As we continue our deep dive into airway clearance our first, most basic, and by far the easiest airway clearance technique is coughing. Coughing is used in tandem with all other airway clearance techniques to move the mucus out of the large airways of the lungs. Not coughing or suppressing the cough allows bacteria laden mucus to pool in the airways increasing the chance that the bacteria trapped inside the mucus bed will start to breed and turn into infection, and cause airway inflammation and airway destruction. Coughing can be involuntary, intentional, controlled, or directed. Over-coughing should be avoided as it can stop the mucus from moving through the airways and makes the airways feel tight. Staying hydrated is important for any form of airway clearance natural, artificial, or therapeutic because dehydration dries out the secretions/mucus in the airways which can make the mucus extra thick and harder to shear off the airways walls using any type of airway clearance. Intentionally coughing to clear the throat and the exit of the mucociliary escalator prior to performing any other airway clearance techniques including controlled or directed coughing is important to make sure the airway clearance session is productive. It’s important to note that coughing alone will not clear secretions/mucus the have slipped into the small airways (the alveoli), more aggressive airway clearance techniques are required to get these secretions out of the smaller airways of the lungs.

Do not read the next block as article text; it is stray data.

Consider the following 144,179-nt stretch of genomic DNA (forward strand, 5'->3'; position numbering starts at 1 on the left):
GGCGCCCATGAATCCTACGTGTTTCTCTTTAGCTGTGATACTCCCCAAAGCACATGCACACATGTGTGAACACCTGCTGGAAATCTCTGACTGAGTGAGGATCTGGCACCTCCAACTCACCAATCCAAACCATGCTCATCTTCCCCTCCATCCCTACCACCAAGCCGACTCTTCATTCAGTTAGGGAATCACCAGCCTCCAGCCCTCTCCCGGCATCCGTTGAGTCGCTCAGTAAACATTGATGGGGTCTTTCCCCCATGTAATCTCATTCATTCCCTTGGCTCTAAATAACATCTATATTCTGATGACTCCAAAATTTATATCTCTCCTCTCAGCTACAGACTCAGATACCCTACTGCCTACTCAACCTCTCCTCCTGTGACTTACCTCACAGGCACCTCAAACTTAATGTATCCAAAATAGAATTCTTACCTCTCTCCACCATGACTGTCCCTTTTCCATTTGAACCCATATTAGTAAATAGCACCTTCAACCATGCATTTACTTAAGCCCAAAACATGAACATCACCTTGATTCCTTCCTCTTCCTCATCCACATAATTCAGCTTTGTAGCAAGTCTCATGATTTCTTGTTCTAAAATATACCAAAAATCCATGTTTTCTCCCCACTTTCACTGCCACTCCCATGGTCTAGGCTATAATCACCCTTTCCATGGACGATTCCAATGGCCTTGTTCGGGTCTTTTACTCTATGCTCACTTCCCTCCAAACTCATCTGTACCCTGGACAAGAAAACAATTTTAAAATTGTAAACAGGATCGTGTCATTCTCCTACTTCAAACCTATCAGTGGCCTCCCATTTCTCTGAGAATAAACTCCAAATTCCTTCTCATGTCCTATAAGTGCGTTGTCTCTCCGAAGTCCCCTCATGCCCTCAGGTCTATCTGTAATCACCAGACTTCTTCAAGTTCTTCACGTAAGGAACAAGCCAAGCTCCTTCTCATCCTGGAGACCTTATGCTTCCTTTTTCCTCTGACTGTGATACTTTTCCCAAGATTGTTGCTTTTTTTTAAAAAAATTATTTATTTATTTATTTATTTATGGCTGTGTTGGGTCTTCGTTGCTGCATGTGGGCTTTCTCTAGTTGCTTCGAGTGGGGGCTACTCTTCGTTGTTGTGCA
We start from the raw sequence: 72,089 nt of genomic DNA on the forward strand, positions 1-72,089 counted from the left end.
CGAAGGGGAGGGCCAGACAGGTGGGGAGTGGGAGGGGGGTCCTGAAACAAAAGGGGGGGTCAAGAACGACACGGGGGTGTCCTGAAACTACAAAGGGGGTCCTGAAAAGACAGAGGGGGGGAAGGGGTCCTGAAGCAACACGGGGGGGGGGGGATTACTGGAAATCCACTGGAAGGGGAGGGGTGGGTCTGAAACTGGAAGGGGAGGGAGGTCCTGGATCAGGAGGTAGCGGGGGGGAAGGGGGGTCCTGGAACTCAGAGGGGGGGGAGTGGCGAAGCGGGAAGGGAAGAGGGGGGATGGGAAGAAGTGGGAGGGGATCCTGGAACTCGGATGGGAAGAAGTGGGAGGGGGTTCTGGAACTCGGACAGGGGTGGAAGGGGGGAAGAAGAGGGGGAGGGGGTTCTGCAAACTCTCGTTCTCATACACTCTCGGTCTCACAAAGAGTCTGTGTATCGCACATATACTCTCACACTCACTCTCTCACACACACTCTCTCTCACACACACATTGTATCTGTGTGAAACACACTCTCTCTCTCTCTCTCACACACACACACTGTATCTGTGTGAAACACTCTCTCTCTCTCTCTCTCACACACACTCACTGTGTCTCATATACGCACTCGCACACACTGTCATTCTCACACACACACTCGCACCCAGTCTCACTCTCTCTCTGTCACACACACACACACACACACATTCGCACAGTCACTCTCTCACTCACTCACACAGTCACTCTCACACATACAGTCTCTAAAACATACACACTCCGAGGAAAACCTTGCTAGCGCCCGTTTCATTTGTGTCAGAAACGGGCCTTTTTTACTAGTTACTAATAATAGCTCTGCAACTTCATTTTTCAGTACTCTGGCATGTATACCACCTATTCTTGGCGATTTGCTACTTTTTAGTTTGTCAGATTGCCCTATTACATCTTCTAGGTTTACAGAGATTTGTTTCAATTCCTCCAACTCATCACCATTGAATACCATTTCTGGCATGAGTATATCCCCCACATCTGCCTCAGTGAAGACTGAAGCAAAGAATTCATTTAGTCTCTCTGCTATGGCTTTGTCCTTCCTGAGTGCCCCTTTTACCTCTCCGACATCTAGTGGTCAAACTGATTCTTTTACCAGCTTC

Involuntary coughing is the most basic of coughing for everyone on the planet. Just as the name implies, the coughing isn’t intentional and just happens, hence involuntary. As discussed before in a previous ACT series cough clearance is a backup part of the body’s natural ability to clear it’s own airways. The cough consists of four parts; irritation, inspiration, compression, and expulsion. Each part is essential to the body's cough clearance to move the particle, debris, and bacteria filled mucus out of the larger airways. Involuntary coughing does mostly rely in part on properly functioning cilia to perform it’s natural bodily function. In people with primary ciliary dyskinesia (PCD) their body’s natural cough clearance is greatly affected. And until as recent as five years ago when research proved otherwise, everyone in the medical and research field touted that the body’s natural cough clearance was unaffected in PCD and therefore coughing alone was enough to compensate for the lack of proper ciliary function for those with PCD. While suppressing cough is not recommended in PCD due to the chance of turning stuck mucus into infections, increasing airway inflammation and possible airway destruction sometimes it is necessary with an involuntary cough. A constant, nonproductive involuntary cough can signal a change in airway status, signal a PCD exacerbation, can impede the movement of mucus, and tire out the person to the point of exhaustion making medical intervention very important. Excessive nonproductive involuntary coughing should be reported to your medical team for evaluation as it can signal an underlying health condition that requires medical attention.